Some people will do nearly anything for an adrenaline rush — climb a mountain, chase a storm, or even dive with sharks. But as recent polling by YouGov shows, not everyone is on the same page when it comes to extreme sports and activities. While some people maintain that the thrill and sense of accomplishment that comes with participating in extreme sports is worth the risk, others argue they are inherently dangerous and can at times be addictive.
Which extreme sports and activities have Americans done — and which are they interested in doing? To find out, we developed a list of 30 sports and activities that could — by some definitions — be considered extreme. On two polls, we asked Americans which, if any, they had done before, as well as whether they'd be interested in doing each if given the chance.
Fewer than one in five Americans have ever participated in each of the activities asked about — though some were more common, including motorcycling (33% have done it), skiing (29%), off-roading (29%), skateboarding (26%), and whitewater rafting (24%). The most common activity by a longshot, however, is riding a roller coaster, something 58% of Americans say they've done.
People who hadn't done each activity were asked whether they would be interested in doing it or not. Hot air ballooning, ziplining, and scuba diving top the list of activities that Americans are most likely to say they'd want to do — but haven't yet done.
Many extreme sports and activities are not appealing to majorities of Americans: more than half of people who haven't done them say they're not interested in doing 29 out of the 30 asked about. The one exception is hot air ballooning: 47% of people who haven't done it say they'd be interested in doing so, while 45% say they wouldn't be. The activities that Americans find least appealing are cliff jumping (81% of people who haven't done it are not interested), ice climbing (79%), bungee jumping (76%), and shark diving (75%).
When asked broadly about the idea of participating in extreme sports or activities, far more Americans say they dislike (30%) or hate (22%) them than like (19%) or love (7%) them. Men are more likely than women to say they like or love them, and younger adults are far more fond of them than older people.
Why do Americans who enjoy extreme sports like them? When presented with a list of 10 possible reasons and asked to select all that apply, the most common reason given is "experiencing new things," followed by "stress relief." At least one in three also emphasized physical fitness, confidence-building, thrill-seeking, or the pushing of personal limits.
Why do some people not enjoy extreme sports? This group was also presented with a list of 10 possible reasons for not liking them and asked to select all that apply. The most common choice was "lack of interest," (60%) followed by fear of injury, physical limitations, and a lack of skill. (Fear of injury is not unfounded —- our poll finds that 21% of Americans have been injured while participating in what they consider to be an extreme sport or activity.) Other potential barriers — such as cost constraints, time constraints, and limited access — were each selected by just one in five or fewer.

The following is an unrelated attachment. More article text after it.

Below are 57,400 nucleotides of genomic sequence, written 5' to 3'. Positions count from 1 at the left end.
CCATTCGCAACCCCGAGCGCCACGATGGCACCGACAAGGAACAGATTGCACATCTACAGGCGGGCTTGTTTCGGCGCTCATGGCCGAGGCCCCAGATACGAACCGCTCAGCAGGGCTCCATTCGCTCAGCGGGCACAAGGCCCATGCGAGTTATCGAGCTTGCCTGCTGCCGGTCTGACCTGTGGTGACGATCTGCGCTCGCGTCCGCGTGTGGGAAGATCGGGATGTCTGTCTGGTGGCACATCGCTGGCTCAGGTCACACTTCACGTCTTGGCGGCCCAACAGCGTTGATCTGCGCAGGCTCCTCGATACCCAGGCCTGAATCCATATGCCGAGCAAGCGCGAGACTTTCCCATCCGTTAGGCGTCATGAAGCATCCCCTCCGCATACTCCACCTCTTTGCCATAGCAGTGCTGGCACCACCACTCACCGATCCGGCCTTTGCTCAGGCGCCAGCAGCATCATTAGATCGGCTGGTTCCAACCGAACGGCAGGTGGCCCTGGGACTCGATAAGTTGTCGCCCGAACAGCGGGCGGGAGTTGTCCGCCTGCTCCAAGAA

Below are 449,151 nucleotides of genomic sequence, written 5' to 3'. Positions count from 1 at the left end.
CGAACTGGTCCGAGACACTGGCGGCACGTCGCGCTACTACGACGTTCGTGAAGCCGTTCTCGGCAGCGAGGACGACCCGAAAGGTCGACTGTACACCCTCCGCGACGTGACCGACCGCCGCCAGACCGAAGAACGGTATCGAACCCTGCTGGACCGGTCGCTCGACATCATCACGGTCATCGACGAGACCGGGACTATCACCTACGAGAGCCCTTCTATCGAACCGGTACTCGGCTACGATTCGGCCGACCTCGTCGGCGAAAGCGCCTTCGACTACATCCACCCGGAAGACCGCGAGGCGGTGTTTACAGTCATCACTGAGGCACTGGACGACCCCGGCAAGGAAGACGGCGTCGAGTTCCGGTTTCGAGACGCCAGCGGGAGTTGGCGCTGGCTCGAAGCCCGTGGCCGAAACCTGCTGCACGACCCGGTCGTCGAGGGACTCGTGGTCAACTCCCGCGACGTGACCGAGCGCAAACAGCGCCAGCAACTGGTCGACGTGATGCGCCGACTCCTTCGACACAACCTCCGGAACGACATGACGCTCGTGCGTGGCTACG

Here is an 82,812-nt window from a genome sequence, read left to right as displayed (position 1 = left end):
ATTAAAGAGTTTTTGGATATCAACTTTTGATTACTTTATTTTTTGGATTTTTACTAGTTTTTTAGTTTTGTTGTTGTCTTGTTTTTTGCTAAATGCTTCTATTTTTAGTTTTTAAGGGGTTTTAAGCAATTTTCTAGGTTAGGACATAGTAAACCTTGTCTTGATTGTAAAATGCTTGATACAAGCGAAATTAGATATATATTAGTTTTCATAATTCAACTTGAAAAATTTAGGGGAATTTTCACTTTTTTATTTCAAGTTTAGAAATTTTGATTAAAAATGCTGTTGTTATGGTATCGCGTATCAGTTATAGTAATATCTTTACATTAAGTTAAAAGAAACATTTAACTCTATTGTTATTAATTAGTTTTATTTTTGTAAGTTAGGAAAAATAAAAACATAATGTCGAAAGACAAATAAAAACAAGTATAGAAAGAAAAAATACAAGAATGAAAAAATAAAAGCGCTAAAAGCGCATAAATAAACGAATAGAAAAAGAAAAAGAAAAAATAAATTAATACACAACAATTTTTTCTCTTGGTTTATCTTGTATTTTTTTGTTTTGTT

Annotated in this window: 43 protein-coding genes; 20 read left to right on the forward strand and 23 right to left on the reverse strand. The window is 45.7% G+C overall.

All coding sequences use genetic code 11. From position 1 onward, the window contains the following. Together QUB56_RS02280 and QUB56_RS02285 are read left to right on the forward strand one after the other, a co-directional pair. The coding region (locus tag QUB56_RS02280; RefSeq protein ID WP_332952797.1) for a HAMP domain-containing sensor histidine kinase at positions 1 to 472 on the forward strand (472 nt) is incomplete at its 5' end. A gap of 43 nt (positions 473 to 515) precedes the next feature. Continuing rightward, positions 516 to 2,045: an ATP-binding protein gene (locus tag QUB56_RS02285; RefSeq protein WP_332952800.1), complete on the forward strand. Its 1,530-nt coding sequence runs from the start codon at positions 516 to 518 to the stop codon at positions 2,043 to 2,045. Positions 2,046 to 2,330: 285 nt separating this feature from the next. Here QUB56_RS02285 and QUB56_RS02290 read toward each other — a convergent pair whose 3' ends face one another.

We also asked Americans to weigh in on some common debates surrounding extreme sports and activities, including their addictiveness, insurance coverage, regulation, and safety:
- Most people — 62% — believe that extreme sports and activities can be addictive, while just 12% say they can't be.
- Half of Americans (50%) say they think extreme sports should be covered by health insurance, while 21% say they shouldn't.
- Just one in five — 22% — thinks that extreme sports and activities should be regulated by the government; 51% believe they should not be.
- Half of Americans (51%) believe that extreme sports and activities can be done safely, while 34% say they are always dangerous.
— Carl Bialik, Linley Sanders, and Matthew Smith contributed to this article.
Methodology: The poll was conducted among 2,000 U.S. adult citizens on two separate surveys conducted from December 8 - 13, 2022 and December 9 - 13, 2022, with each survey conducted among 1,000 U.S. adult citizens. Respondents were selected from YouGov’s opt-in panel using sample matching. A random sample (stratified by gender, age, race, education, geographic region, and voter registration) was selected from the 2019 American Community Survey. The sample was weighted according to gender, age, race, education, 2020 election turnout and presidential vote, baseline party identification, and current voter registration status. Demographic weighting targets come from the 2019 American Community Survey. Baseline party identification is the respondent’s most recent answer given prior to March 15, 2022, and is weighted to the estimated distribution at that time (33% Democratic, 28% Republican). The margin of error for the overall sample is approximately 2.4%.
Image: Adobe Stock (Victoria VIAR PRO)